Autism expert strikes a chord with audience

Jim Taylor who has worked with families affected by autism for over 40 years, held the attention of his audience at the Meeting of Minds meeting at the Hirsel Golf Club, Coldstream.
Jim Taylor who has worked with families affected by autism for over 40 years, held the attention of his audience at the Meeting of Minds meeting at the Hirsel Golf Club, Coldstream.

The Meeting of Minds support group for families dealing with autism has proved to be invaluable in helping them with the day to day issues they face.

Their latest event at the Hirsel Golf Club last weekend proved just how influential this group is becoming when almost 100 people turned up to listen to autism expert Jim Taylor give an inspirational talk.

Jim was one of the first teachers in the UK to work exclusively with pupils with autism and was closely involved in the early pioneering work, in adapting educational thinking and teaching methods to the specific needs of children with autism. He received an award for Excellence in Education Leadership in 2015.

Chairman of Meeting of Minds, John Greenwell, said: “I was delighted that our latest event ‘Why Jim Taylor’ was such a huge success.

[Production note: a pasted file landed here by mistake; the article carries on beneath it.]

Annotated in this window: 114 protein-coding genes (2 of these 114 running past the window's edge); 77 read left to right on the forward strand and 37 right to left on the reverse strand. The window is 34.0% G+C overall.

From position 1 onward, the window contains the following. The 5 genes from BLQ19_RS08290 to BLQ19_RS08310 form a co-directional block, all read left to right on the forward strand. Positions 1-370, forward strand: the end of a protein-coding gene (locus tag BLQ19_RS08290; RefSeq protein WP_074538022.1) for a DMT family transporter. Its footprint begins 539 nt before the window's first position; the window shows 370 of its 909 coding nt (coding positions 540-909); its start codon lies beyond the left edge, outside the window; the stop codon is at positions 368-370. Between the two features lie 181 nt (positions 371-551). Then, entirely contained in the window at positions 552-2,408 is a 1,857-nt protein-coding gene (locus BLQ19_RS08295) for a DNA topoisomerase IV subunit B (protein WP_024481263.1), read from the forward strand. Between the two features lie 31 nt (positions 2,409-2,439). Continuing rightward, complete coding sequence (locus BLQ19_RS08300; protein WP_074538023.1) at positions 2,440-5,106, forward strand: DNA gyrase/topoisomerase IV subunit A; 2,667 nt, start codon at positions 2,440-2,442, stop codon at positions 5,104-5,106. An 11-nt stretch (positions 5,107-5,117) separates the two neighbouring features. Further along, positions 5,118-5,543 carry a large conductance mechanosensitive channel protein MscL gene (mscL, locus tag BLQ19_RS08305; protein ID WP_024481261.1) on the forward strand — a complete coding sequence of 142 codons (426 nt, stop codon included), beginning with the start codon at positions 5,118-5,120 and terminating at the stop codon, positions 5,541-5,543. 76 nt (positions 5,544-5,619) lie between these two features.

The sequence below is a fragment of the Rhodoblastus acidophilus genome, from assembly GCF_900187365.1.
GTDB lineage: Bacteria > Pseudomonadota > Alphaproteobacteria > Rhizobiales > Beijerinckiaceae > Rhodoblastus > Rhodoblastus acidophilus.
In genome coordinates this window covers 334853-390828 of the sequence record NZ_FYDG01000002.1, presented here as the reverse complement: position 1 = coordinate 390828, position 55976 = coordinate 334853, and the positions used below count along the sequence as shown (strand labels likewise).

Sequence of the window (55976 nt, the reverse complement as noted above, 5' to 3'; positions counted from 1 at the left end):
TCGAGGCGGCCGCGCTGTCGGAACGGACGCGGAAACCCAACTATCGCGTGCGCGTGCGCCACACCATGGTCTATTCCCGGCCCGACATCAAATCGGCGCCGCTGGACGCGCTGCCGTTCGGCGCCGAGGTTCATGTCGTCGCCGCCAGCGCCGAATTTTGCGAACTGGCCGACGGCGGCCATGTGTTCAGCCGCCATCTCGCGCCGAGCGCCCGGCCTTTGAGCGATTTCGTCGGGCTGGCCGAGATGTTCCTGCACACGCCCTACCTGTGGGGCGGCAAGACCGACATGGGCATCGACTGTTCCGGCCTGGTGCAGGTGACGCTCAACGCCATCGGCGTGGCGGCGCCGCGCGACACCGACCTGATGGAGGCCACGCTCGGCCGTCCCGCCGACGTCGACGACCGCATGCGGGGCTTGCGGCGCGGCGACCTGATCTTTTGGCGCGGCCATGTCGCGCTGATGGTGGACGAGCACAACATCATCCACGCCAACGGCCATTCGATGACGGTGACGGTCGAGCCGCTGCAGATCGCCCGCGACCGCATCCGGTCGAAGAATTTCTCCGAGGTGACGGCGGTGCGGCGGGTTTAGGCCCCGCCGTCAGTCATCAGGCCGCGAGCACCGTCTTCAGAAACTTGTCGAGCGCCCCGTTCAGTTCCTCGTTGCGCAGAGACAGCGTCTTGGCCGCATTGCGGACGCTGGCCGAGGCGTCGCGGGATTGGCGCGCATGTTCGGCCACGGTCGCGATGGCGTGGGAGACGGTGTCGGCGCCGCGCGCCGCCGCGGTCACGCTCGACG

“We were initially expecting a turnout of 50 and eventually counted in 96 parents and professionals from education and social work to listen to a truly inspiring talk by Jim Taylor, someone who has worked with autism and its effects on family life for over 40 years.

“Everything he said rang a bell with someone present - whether parent or professional.”

Meeting of Minds founder Lauren Hamilton added: “Jim really cares about listening and observing the child/person and seeing what it is that makes them tick. “Autism is not about what the person can not do but tuning into what they can do! It is unique to every individual on the spectrum and Jim shared some great ideas and tools to help us all, highlighting that early intervention is key.

“The talk benefited us all and although it was centred around autism, it applied to others.

“It’s not about the diagnosis or the word autism, but the need for support for the person.”